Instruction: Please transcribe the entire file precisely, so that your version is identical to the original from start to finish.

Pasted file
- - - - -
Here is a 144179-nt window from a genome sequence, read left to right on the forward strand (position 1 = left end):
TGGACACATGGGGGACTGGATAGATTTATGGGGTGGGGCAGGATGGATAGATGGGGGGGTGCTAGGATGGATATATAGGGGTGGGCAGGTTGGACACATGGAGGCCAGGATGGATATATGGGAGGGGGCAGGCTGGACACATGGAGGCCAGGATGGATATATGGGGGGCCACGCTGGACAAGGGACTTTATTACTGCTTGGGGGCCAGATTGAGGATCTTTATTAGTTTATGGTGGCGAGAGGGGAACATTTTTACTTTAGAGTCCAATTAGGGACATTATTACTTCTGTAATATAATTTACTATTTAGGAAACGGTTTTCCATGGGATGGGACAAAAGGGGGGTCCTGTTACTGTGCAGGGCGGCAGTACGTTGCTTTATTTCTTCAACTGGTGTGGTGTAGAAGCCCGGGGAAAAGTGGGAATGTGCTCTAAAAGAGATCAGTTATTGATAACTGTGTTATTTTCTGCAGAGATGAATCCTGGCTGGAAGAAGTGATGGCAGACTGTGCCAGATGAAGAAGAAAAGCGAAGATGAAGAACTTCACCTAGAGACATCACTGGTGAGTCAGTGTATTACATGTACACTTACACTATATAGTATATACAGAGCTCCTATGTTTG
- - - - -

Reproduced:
Here is a 144179-nt window from a genome sequence, read left to right on the forward strand (position 1 = left end):
TGGACACATGGGGGACTGGATAGATTTATGGGGTGGGGCAGGATGGATAGATGGGGGGGTGCTAGGATGGATATATAGGGGTGGGCAGGTTGGACACATGGAGGCCAGGATGGATATATGGGAGGGGGCAGGCTGGACACATGGAGGCCAGGATGGATATATGGGGGGCCACGCTGGACAAGGGACTTTATTACTGCTTGGGGGCCAGATTGAGGATCTTTATTAGTTTATGGTGGCGAGAGGGGAACATTTTTACTTTAGAGTCCAATTAGGGACATTATTACTTCTGTAATATAATTTACTATTTAGGAAACGGTTTTCCATGGGATGGGACAAAAGGGGGGTCCTGTTACTGTGCAGGGCGGCAGTACGTTGCTTTATTTCTTCAACTGGTGTGGTGTAGAAGCCCGGGGAAAAGTGGGAATGTGCTCTAAAAGAGATCAGTTATTGATAACTGTGTTATTTTCTGCAGAGATGAATCCTGGCTGGAAGAAGTGATGGCAGACTGTGCCAGATGAAGAAGAAAAGCGAAGATGAAGAACTTCACCTAGAGACATCACTGGTGAGTCAGTGTATTACATGTACACTTACACTATATAGTATATACAGAGCTCCTATGTTTG